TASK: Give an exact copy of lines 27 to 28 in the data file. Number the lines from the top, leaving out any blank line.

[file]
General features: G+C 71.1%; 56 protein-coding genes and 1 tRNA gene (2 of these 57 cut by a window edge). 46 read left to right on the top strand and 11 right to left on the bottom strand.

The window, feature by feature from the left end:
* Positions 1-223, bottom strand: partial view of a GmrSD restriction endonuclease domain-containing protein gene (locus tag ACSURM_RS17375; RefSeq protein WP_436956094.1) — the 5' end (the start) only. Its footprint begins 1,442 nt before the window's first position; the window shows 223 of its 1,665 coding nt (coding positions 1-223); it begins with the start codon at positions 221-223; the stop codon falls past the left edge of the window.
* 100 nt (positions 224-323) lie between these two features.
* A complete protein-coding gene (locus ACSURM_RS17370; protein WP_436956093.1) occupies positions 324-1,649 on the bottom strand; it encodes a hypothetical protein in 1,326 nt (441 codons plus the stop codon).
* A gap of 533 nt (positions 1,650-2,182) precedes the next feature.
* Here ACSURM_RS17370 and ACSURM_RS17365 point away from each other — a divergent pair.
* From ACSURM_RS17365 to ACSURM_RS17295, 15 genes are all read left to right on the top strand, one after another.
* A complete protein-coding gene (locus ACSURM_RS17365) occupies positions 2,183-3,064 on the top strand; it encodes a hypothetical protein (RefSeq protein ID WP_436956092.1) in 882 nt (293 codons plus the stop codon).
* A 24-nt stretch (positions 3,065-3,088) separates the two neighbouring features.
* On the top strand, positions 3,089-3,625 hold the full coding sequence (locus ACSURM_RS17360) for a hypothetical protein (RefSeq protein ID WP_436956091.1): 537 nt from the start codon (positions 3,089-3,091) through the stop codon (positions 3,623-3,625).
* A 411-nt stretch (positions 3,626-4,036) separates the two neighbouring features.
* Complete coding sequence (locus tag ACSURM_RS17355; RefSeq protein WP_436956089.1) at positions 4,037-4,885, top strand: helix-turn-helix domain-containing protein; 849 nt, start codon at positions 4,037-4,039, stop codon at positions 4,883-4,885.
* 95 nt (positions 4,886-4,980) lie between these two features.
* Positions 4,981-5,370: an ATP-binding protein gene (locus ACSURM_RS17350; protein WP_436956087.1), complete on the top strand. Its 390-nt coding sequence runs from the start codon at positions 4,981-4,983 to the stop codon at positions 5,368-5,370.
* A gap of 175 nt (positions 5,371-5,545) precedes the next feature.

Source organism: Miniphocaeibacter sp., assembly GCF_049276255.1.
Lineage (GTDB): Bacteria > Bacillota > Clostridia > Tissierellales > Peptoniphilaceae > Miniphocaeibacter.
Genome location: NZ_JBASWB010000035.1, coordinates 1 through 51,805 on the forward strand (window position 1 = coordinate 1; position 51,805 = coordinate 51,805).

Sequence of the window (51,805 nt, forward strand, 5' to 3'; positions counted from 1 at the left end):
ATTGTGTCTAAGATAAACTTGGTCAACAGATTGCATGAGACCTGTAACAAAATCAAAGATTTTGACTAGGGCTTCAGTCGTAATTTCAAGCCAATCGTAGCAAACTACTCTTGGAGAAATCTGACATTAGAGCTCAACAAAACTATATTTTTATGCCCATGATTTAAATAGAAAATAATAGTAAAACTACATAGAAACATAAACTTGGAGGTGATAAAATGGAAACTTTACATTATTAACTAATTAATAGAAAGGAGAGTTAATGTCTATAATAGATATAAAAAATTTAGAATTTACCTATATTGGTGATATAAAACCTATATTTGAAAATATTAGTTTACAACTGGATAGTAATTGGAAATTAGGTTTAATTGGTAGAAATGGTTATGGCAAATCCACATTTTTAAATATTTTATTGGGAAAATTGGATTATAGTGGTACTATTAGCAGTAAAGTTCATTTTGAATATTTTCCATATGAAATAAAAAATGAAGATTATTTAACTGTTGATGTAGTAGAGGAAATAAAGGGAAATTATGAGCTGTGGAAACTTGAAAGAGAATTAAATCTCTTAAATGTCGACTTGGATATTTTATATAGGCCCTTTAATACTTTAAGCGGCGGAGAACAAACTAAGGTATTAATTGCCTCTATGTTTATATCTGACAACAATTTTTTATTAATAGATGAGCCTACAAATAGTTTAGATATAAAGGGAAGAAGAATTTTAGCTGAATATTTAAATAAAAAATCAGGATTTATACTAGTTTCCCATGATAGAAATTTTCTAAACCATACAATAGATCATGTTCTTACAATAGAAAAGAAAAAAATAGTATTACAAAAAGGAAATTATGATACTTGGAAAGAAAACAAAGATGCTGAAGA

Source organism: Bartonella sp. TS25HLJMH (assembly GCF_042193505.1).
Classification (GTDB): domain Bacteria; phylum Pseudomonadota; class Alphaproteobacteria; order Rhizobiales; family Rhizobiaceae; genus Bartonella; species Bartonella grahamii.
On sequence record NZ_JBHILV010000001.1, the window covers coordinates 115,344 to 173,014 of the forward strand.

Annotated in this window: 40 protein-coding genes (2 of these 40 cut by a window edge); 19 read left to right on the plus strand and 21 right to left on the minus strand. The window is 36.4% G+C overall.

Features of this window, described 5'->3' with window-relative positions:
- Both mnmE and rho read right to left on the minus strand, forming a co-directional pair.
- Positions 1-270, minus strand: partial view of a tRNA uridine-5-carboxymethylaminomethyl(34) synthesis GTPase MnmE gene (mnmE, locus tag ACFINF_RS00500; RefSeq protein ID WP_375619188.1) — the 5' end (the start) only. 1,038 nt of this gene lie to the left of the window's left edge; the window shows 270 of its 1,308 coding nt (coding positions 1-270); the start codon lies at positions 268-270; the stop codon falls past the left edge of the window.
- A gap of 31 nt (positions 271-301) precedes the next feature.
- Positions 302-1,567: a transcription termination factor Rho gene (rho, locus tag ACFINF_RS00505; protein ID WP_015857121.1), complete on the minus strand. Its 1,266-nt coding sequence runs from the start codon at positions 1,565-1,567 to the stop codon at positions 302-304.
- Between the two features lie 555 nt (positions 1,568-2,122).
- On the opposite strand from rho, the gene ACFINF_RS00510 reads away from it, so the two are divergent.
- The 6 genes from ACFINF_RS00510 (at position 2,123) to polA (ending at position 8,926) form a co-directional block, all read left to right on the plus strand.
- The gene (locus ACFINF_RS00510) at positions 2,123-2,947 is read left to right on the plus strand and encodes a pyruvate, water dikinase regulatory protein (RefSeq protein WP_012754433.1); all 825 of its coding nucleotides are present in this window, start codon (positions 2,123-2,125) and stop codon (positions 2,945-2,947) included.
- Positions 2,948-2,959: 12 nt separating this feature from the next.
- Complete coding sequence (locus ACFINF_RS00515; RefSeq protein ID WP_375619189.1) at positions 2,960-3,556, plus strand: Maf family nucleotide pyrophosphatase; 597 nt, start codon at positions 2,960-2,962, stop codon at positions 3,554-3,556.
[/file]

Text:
- Both mnmE and rho read right to left on the minus strand, forming a co-directional pair.
- Positions 1-270, minus strand: partial view of a tRNA uridine-5-carboxymethylaminomethyl(34) synthesis GTPase MnmE gene (mnmE, locus tag ACFINF_RS00500; RefSeq protein ID WP_375619188.1) — the 5' end (the start) only. 1,038 nt of this gene lie to the left of the window's left edge; the window shows 270 of its 1,308 coding nt (coding positions 1-270); the start codon lies at positions 268-270; the stop codon falls past the left edge of the window.